Frontline Lenvima Provided Survival Advantage to Liver Cancer Patients

In a trial of patients with hepatocellular carcinoma (HCC) – the most common type of liver cancer – a survival benefit was seen when Lenvima (lenvatinib) was given as initial therapy as opposed to chemoembolization transarterial (TACE), which is standard treatment.

Researchers conducted an observational study of 31 eligible patients at multiple cancer centers, investigating whether treatment with Lenvima was effective for patients with stage B2 HCC who had not previously received TACE or systemic chemotherapy and had preserved organ function.

All patients in the trial had stage B2 HCC, as defined by the BCLC (Barcelona Clinic Liver Cancer) staging system, which is a set of criteria for HCC management based on the status of performance, tumor extent and Child-Pugh score. (an assessment of the prognosis of liver disease).

The results were presented at the 2022 ASCO Symposium on Gastrointestinal Cancers.

The study’s primary overall survival objective was achieved, with 71% of patients alive after one year of treatment. The median overall survival – or how long a patient survives from the time of treatment – was 17 months.

Median progression-free survival, or the time from treatment to disease progression, was 10.4 months. The objective response rate (ORR), which shows the percentage of patients who responded to treatment, was measured by two different models – RECIST 1.1 and mRECIST – the difference being that the mRECIST criteria only measure the enhanced or viable part of the lesions. For RECIST 1.1, the overall response rate was 22.6% and 70.0% for mRECIST.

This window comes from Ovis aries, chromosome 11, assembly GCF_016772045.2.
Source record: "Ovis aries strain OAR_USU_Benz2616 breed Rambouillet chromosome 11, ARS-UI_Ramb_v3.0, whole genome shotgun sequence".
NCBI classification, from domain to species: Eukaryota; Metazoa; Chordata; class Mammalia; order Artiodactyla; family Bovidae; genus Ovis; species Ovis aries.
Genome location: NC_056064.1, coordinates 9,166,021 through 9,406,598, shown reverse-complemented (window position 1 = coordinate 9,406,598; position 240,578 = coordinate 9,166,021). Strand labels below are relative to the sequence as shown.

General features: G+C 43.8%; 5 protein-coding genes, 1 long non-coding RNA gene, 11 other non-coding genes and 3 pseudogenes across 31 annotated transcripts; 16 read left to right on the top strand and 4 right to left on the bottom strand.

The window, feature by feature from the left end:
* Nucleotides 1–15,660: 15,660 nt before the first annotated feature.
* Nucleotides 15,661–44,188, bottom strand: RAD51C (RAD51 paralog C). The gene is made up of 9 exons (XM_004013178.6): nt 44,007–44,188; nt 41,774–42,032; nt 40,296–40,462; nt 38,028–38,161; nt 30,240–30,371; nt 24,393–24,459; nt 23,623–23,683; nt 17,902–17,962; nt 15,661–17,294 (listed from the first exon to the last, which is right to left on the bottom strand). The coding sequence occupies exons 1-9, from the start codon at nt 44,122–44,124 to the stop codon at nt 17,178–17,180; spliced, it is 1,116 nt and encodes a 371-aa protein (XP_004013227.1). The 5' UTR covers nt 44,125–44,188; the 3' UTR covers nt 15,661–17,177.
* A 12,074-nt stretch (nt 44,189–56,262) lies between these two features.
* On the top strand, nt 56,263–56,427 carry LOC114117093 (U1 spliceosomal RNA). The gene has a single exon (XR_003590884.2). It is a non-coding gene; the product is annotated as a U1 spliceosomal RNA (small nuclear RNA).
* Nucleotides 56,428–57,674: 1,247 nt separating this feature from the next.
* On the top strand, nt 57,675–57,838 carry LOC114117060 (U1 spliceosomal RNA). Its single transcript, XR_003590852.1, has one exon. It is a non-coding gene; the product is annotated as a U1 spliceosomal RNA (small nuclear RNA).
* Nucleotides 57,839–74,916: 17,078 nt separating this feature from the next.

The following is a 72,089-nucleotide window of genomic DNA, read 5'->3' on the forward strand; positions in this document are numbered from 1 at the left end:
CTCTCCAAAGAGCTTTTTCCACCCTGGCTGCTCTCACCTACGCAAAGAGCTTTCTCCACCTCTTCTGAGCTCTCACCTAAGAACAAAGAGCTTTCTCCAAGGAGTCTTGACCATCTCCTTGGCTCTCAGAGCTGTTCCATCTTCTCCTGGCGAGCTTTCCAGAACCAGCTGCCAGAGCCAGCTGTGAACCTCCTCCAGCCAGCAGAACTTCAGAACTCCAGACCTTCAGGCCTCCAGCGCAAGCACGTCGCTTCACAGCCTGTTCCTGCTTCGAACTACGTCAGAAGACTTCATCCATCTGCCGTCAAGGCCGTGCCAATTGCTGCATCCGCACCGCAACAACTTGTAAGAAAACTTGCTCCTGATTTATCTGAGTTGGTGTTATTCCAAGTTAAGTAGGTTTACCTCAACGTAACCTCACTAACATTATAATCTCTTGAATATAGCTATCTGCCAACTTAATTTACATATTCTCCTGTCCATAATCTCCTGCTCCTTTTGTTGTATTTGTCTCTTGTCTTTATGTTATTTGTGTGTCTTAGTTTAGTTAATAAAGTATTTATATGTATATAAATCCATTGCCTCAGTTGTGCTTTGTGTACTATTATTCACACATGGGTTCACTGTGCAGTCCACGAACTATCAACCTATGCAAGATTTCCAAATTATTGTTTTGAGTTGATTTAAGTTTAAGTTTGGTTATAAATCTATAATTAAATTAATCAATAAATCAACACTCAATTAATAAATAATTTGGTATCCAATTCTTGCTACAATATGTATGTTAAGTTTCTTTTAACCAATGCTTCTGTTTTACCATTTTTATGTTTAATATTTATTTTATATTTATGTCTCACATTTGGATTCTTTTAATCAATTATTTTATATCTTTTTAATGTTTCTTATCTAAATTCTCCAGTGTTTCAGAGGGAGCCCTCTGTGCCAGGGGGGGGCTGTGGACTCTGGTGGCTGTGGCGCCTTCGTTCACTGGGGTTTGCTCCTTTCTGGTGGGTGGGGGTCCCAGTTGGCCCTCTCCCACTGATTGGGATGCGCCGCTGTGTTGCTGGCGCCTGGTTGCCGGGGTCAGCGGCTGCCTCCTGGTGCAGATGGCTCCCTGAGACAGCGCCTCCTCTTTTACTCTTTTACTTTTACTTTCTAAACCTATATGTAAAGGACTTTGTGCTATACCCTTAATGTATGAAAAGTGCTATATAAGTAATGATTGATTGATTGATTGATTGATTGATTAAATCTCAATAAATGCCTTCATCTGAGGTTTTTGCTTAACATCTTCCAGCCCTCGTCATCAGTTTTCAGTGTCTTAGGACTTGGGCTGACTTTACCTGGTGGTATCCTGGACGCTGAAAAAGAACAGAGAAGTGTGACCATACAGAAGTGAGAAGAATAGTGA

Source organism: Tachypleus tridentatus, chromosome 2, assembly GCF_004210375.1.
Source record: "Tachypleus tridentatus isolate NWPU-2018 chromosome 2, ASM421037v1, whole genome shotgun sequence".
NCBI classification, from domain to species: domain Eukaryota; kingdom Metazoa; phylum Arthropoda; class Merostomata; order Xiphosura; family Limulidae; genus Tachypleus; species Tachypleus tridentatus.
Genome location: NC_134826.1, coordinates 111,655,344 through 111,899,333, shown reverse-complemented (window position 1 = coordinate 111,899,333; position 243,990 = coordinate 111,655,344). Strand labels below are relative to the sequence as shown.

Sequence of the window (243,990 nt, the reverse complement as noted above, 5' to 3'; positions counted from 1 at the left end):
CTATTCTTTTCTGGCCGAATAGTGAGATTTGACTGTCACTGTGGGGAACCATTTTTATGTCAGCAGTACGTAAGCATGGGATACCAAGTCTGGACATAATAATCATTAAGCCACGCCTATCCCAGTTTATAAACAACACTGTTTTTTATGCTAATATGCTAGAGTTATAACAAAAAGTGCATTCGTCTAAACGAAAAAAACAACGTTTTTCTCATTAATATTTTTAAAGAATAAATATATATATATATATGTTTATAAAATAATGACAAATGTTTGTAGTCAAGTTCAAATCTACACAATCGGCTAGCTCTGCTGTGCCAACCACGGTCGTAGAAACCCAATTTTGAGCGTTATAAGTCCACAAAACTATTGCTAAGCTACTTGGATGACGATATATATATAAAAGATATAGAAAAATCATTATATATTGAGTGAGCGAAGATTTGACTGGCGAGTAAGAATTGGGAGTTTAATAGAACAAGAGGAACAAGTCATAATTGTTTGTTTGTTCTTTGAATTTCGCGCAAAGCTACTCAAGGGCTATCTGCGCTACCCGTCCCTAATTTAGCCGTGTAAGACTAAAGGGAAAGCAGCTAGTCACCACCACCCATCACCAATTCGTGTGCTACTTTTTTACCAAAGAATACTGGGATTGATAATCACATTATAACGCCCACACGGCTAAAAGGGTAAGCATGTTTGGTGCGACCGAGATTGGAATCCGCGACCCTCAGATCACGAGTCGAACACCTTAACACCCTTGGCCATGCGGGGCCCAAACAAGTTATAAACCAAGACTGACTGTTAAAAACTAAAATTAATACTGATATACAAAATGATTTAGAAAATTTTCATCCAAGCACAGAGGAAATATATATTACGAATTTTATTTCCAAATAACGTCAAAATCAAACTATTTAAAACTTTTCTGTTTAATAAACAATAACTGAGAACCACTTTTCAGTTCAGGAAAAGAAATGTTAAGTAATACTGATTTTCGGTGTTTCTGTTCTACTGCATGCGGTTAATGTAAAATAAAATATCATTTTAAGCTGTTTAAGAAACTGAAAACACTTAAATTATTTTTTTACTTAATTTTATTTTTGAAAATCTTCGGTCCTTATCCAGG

Since the standard treatment for these patients is TACE – a means of localizing chemotherapy and synthetic materials in a blood vessel to cut off the tumor’s blood supply and force chemotherapy into the tumor – the researchers pointed out that Lenvima may not be suitable for some patients.

If a patient’s disease does not meet criteria up to 7, which is designed by adding the number of tumors plus the diameter (in centimeters) of the largest tumors. If this number is more than seven, the person may have a decline in liver function and treatment with Lenvima may not be as beneficial.

Most patients were male (94%), the causes of chronic liver disease being hepatitis B virus (three patients), hepatitis C virus (six), alcohol abuse ( nine) or other (10).

The most common side effects, regardless of severity, were fatigue (68%), hypertension (65%) and anorexia (61%). Common serious or severe side effects were: increased aspartate aminotransferase (23%), which is a blood test that identifies liver damage; increased alanine aminotransferase (16%), which also indicates liver damage; and severe or worse proteinuria, which is an increase in protein levels in the urine (13%).

Treatment interruption was required in 61% of patients and dose reduction in 81%. Of 24 patients at the time of the researcher’s analysis, 17 (55%) discontinued due to disease progression, nine (29%) due to side effects, and two (6%) to switch to curative treatments. There was one patient death of unknown causes, although the patient’s disease had partially responded to treatment prior to his death.

For post-study treatment, 11 patients were treated with systemic chemotherapy, six received TACE and one received trans-arterial infusion.

Looking forward, the researchers wrote that randomized trials comparing Lenvima and TACE for these patients are warranted, and systemic chemotherapy before TACE will be a standard treatment strategy.

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